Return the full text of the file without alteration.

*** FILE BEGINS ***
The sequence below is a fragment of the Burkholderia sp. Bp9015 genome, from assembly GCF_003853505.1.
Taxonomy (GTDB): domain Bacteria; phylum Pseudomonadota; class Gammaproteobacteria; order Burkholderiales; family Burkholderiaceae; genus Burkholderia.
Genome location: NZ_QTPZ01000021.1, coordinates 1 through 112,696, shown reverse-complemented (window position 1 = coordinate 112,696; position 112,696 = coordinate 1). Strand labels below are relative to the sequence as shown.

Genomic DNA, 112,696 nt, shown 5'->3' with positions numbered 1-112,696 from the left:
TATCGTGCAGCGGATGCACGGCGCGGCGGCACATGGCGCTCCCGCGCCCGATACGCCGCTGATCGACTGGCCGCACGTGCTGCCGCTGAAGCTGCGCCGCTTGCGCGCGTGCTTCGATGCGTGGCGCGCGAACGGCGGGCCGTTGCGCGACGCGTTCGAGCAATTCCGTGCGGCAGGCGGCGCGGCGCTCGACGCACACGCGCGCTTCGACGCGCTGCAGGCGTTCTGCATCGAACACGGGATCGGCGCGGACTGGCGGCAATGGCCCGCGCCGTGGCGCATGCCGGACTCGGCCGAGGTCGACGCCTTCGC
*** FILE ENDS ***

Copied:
The sequence below is a fragment of the Burkholderia sp. Bp9015 genome, from assembly GCF_003853505.1.
Taxonomy (GTDB): domain Bacteria; phylum Pseudomonadota; class Gammaproteobacteria; order Burkholderiales; family Burkholderiaceae; genus Burkholderia.
Genome location: NZ_QTPZ01000021.1, coordinates 1 through 112,696, shown reverse-complemented (window position 1 = coordinate 112,696; position 112,696 = coordinate 1). Strand labels below are relative to the sequence as shown.

Genomic DNA, 112,696 nt, shown 5'->3' with positions numbered 1-112,696 from the left:
TATCGTGCAGCGGATGCACGGCGCGGCGGCACATGGCGCTCCCGCGCCCGATACGCCGCTGATCGACTGGCCGCACGTGCTGCCGCTGAAGCTGCGCCGCTTGCGCGCGTGCTTCGATGCGTGGCGCGCGAACGGCGGGCCGTTGCGCGACGCGTTCGAGCAATTCCGTGCGGCAGGCGGCGCGGCGCTCGACGCACACGCGCGCTTCGACGCGCTGCAGGCGTTCTGCATCGAACACGGGATCGGCGCGGACTGGCGGCAATGGCCCGCGCCGTGGCGCATGCCGGACTCGGCCGAGGTCGACGCCTTCGC